The Breaks

Sometimes it’s beneficial to take short breaks from writing.  But they aren’t truly breaks, are they?  I mean, is there a moment of the day when I’m not considering a plot aspect or a character trait, or some wholly new twist to a plot that, up until now, hadn’t been working?


I’m always writing, if not exactly putting nose to grindstone or pen to paper or fingers to keyboard.

The trick is not to get too caught up in the intricacies of one story so that my mind doesn’t recognize a message from my Muse on a different writing project.  It’s quite often that I’ll discover an epiphany about a novel I worked on two months ago while in the midst of working on the current project.  I used to drop what I was doing and leapfrog over to that other project so I didn’t lose the idea.  That became quite cumbersome and distracting.  So I invested in a 4×6′ whiteboard that I make notes on whenever I need to.  Currently, tho, the board has a series of photographs on it of the characters in my current novel as a quick and handy reference when I’m writing.  So any notes I need to make are done in a spiral notebook that I keep with me at all times in case Mr. Muse shows up unexpectedly.

He tends to do that.

And yes, my Muse is male.  (don’t ask me.  he just showed up on my doorstep one day and I decided to keep him)(see imbedded photo.  click to embiggen)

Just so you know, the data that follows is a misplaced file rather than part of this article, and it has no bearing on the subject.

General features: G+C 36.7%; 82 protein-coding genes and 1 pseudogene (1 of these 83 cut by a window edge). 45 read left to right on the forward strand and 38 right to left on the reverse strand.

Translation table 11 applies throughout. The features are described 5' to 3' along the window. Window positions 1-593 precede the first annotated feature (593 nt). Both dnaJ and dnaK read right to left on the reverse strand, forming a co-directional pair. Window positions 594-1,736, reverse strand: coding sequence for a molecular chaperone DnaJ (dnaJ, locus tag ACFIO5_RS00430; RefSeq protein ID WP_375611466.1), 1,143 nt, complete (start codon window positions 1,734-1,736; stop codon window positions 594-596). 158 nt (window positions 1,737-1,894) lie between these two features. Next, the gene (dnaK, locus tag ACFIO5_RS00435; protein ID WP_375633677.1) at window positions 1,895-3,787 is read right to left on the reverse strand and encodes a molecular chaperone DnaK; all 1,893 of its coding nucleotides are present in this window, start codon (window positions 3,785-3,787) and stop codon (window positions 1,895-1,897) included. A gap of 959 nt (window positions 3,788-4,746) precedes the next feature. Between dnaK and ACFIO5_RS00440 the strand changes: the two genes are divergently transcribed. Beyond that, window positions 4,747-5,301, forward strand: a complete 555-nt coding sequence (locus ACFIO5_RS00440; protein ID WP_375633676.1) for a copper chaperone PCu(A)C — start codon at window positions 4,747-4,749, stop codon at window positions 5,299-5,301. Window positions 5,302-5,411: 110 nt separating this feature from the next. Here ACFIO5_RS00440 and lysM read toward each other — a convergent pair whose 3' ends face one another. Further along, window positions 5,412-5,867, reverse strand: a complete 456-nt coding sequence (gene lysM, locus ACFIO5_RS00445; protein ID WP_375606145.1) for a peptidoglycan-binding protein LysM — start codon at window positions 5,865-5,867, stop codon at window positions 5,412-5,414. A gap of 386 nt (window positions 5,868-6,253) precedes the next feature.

As a writer, a lot of the mental heavy lifting comes when I’m not sitting at said keyboard.  Usually while I’m riding on the bus or doing some other mundane task that allows the functional part of my brain to operate while the creative part goes on a field trip of its very own.   And usually, that creative part brings me little gifts in the form of great ideas.

I love it when that happens.

Weather: 62 deg. & sunny

Listening to: SunnyDeeJay, Vocal Session 139

State of Mind: Content

2 thoughts on “The Breaks

    • Can you be more specific? What does “unmotivated” manifest as for you? Sometimes when I find I’m having difficulty staying motivated on a specific work, I usually find out, through much searching and thinking on it, that the project has veered off in a direction that wasn’t “organic” and I have lost the desire to continue with it. It’s kind of like your body “knowing” when you’re doing something that’s not good for you. It sends you warning signs that if you continue in that direction, it’ll be harmful to you. Same thing with a story; when we’re no longer able to recognize when it’s veered off, we’ll still know intuitively. But without specifics, I’m not sure that my answer is helpful.

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